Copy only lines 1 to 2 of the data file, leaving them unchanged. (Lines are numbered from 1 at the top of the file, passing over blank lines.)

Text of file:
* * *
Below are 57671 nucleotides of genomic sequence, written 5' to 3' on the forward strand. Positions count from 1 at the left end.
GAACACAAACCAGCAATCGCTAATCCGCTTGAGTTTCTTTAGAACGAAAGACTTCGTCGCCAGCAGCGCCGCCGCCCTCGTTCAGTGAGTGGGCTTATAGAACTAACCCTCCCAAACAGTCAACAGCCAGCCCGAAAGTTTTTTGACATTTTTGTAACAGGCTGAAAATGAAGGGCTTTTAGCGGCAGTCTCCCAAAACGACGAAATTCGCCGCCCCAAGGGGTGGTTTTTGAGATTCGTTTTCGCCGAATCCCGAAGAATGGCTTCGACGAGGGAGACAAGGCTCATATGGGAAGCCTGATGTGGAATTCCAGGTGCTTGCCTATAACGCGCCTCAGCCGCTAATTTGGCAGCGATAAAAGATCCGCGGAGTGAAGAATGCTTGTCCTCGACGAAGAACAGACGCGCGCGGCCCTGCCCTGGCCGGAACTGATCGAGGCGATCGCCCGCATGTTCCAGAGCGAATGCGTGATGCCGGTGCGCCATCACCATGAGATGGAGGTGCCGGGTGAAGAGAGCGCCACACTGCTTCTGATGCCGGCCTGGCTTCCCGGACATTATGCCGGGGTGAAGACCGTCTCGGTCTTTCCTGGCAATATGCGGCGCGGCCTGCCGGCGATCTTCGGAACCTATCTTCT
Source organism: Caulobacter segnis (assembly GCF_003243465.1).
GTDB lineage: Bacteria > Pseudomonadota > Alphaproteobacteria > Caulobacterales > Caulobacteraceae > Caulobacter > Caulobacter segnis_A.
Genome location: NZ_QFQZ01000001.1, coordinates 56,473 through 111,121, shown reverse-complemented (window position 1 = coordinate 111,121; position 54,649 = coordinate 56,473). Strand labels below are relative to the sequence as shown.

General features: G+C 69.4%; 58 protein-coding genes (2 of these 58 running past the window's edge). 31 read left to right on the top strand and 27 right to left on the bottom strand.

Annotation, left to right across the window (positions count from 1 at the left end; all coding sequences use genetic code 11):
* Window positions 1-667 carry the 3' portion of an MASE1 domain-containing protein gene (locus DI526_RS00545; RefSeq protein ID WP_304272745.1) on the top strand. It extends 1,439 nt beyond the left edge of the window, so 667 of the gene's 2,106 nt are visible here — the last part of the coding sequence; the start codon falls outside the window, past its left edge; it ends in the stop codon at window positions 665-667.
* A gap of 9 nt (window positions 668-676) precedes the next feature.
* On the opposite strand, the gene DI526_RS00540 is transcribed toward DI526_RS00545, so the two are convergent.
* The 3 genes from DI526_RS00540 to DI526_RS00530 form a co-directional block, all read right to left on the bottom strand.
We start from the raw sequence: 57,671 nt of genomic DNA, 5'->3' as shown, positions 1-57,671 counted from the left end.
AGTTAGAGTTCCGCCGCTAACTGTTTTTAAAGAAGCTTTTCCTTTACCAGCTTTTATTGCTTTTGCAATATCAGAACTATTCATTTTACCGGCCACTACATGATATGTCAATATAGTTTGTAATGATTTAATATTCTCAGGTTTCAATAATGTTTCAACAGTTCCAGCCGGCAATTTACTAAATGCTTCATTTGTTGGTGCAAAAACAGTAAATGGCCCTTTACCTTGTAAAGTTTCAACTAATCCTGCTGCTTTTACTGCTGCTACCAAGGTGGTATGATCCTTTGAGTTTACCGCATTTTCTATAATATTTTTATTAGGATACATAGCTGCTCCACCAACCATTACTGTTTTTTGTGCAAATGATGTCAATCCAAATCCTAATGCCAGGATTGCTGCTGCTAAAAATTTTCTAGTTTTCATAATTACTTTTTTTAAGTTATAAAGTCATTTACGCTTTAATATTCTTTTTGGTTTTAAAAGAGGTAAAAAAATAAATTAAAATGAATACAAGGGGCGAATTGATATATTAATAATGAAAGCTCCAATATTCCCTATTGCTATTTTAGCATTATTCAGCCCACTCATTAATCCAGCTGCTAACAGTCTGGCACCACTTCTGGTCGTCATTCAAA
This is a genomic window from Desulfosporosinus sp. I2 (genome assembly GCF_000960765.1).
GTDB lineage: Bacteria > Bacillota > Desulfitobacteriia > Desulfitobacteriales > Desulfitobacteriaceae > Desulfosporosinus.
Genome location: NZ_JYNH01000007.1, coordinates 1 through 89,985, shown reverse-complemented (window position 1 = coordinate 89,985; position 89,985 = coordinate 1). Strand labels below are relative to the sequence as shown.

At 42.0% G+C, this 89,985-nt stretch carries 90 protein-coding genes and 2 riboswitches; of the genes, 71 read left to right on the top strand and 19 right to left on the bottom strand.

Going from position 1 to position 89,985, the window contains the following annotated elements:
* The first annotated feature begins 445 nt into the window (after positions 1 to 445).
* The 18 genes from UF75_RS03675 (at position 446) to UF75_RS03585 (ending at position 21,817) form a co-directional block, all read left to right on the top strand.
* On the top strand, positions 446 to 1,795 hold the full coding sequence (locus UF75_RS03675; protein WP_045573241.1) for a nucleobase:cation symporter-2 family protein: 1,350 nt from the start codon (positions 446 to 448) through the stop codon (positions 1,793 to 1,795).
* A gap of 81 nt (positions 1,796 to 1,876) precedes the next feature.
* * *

Below are 57671 nucleotides of genomic sequence, written 5' to 3' on the forward strand. Positions count from 1 at the left end.
GAACACAAACCAGCAATCGCTAATCCGCTTGAGTTTCTTTAGAACGAAAGACTTCGTCGCCAGCAGCGCCGCCGCCCTCGTTCAGTGAGTGGGCTTATAGAACTAACCCTCCCAAACAGTCAACAGCCAGCCCGAAAGTTTTTTGACATTTTTGTAACAGGCTGAAAATGAAGGGCTTTTAGCGGCAGTCTCCCAAAACGACGAAATTCGCCGCCCCAAGGGGTGGTTTTTGAGATTCGTTTTCGCCGAATCCCGAAGAATGGCTTCGACGAGGGAGACAAGGCTCATATGGGAAGCCTGATGTGGAATTCCAGGTGCTTGCCTATAACGCGCCTCAGCCGCTAATTTGGCAGCGATAAAAGATCCGCGGAGTGAAGAATGCTTGTCCTCGACGAAGAACAGACGCGCGCGGCCCTGCCCTGGCCGGAACTGATCGAGGCGATCGCCCGCATGTTCCAGAGCGAATGCGTGATGCCGGTGCGCCATCACCATGAGATGGAGGTGCCGGGTGAAGAGAGCGCCACACTGCTTCTGATGCCGGCCTGGCTTCCCGGACATTATGCCGGGGTGAAGACCGTCTCGGTCTTTCCTGGCAATATGCGGCGCGGCCTGCCGGCGATCTTCGGAACCTATCTTCT